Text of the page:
Tougher European car emissions tests being introduced in the wake of the Volkswagen scandal are about to bring surprising consequences: bigger engines.
Carmakers that have spent a decade shrinking engine capacities to meet emissions goals are now being forced into a costly U-turn, industry sources said, as more realistic on-the-road testing exposes deep flaws in their smallest motors.
Renault (rnsdf), General Motors and VW are preparing to enlarge or scrap some of their best-selling small car engines over the next three years, the people said. Other manufacturers are expected to follow, with both diesels and gasolines affected.
The reversal makes it even harder to meet carbon dioxide (CO2) targets and will challenge development budgets already stretched by a rush into electric cars and hybrids.
"The techniques we've used to reduce engine capacities will no longer allow us to meet emissions standards," said Alain Raposo, head of powertrain at the Renault-Nissan alliance.
"We're reaching the limits of downsizing," he said at the Paris auto show, which ends on Saturday. Renault, VW and GM's Opel all declined to comment on specific engine plans.
For years, carmakers kept pace with European Union CO2 goals by shrinking engine capacities, while adding turbochargers to make up lost power. Three-cylinder motors below one liter have become common in cars up to VW Golf-sized compacts; some Fiat models run on twin-cylinders.
These mini-motors sailed through official lab tests conducted—until now—on rollers at unrealistically moderate temperatures and speeds. Carmakers, regulators and green groups knew that real-world CO2 and nitrogen oxide (NOx) emissions were much higher, but the discrepancy remained unresolved.
All that is about to change. Starting next year, new models will be subjected to realistic on-the-road testing for NOx, with all cars required to comply by 2019. Fuel consumption and CO2 will follow two years later under a new global test standard.
Independent testing in the wake of VW's exposure last year as a U.S. diesel emissions cheat has shed more light on the scale of the problem facing automakers.
Carmakers' smallest European engines, when driven at higher loads than current tests allow, far exceed legal emissions levels. Heat from the souped-up turbos generates diesel NOx up to 15 times over the limit; gasoline equivalents lose fuel-efficiency and spew fine particles and carbon monoxide.
"They might be doing OK in the current European test cycle, but in the real world they are not performing," said Pavan Potluri, an analyst with influential forecaster IHS Automotive.
"So there's actually a bit of 'upsizing' going on, particularly in diesel."
Carmakers have kept understandably quiet about the scale of the problem or how they plan to address it. But industry sources shared details of a retreat already underway.
GM (gm) will not replace its current 1.2-liter diesel when the engines are updated on a new architecture arriving in 2019, people with knowledge of the matter said. The smallest engine in the range will be 25-30 percent bigger.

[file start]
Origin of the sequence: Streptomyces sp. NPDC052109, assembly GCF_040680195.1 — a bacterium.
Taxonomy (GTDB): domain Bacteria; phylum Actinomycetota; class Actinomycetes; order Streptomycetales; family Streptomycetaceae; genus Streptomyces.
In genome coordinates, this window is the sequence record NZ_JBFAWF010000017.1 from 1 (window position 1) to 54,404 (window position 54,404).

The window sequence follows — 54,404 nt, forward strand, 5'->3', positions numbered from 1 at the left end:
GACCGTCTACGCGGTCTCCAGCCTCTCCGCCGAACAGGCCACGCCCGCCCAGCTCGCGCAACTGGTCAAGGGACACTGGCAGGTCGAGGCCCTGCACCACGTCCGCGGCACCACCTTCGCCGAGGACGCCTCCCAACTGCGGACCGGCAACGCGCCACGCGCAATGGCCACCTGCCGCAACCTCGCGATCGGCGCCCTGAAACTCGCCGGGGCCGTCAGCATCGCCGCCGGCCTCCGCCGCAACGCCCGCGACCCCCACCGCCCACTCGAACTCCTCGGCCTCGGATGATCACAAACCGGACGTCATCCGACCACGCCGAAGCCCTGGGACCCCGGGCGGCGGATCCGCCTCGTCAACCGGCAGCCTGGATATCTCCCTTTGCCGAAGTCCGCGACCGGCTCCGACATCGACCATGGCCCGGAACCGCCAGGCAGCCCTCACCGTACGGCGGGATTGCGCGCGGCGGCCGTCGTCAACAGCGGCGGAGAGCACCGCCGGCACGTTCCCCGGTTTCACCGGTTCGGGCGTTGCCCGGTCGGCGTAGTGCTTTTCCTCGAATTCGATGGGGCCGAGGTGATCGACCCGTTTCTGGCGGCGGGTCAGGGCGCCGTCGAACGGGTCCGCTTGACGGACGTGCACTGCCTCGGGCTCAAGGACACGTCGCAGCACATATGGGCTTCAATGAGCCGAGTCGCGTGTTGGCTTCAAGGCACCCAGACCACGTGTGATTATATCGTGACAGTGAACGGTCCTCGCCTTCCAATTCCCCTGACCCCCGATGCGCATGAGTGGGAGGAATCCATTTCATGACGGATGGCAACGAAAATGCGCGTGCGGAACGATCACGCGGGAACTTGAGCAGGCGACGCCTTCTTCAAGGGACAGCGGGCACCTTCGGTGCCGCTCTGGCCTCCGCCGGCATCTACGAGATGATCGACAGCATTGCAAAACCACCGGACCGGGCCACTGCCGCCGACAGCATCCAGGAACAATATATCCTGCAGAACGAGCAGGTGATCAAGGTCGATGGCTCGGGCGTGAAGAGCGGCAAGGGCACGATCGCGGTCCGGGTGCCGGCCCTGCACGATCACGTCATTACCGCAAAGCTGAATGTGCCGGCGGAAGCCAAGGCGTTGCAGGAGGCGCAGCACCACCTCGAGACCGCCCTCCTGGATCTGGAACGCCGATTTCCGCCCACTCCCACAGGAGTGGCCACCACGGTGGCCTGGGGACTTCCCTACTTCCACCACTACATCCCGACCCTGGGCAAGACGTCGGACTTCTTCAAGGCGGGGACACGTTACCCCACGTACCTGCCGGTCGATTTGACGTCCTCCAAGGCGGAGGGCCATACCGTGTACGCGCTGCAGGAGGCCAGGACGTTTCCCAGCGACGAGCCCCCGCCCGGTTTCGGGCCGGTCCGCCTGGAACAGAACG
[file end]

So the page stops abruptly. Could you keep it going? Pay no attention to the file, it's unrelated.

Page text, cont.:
VW (vlkay) is replacing its 1.4 liter three-cylinder diesel with a four-cylinder 1.6 for cars like the Polo, they said, while Renault is planning a near-10 percent enlargement to its 1.6 liter R9M diesel, which had replaced a 1.9-liter model in 2011.
In real-driving conditions, the French carmaker's 0.9-liter gasoline H4Bt injects excess fuel to prevent overheating, resulting in high emissions of unburned hydrocarbons, fine particles and carbon monoxide.
Cleaning that up with exhaust technology would be too expensive, sources say, so the three-cylinder will be dropped for a larger successor developing more torque at lower regimes to stay cool.
The turnaround on size is a European phenomenon, coinciding with diesel's sharp decline in smaller cars. Larger engines prevalent in North America, China and emerging markets still have room to improve real emissions by shrinking.
Fiat (fcau), Renault and Opel have the worst real NOx emissions among the newest "Euro 6" diesels, according to test data from several countries. They now "face the biggest burden" of compliance costs, brokerage Evercore ISI warned last month.
Such reckonings are the inevitable result of on-the-road testing, said Thomas Weber, head of research and development at Mercedes, which has nothing below four cylinders.
"It becomes apparent that a small engine is not an advantage," Weber told Reuters. "That's why we didn't jump on the three-cylinder engine trend."
The tougher tests may kill diesel engines smaller than 1.5 liters and gasolines below about 1.2, analysts predict. That in turn increases the challenge of meeting CO2 goals, adding urgency to the scramble for electric cars and hybrids.
VW has been far more vocal about ambitious plans announced in June to sell 2-3 million electric cars annually by 2025—about a quarter of its current vehicle production.
"You can't downsize beyond a certain point, so the focus is shifting to a combination of solutions," said Sudeep Kaippalli, a Frost & Sullivan analyst who predicts a hybrids surge.
In future, he said, "downsizing will mean you take a smaller engine and add an electric motor to it."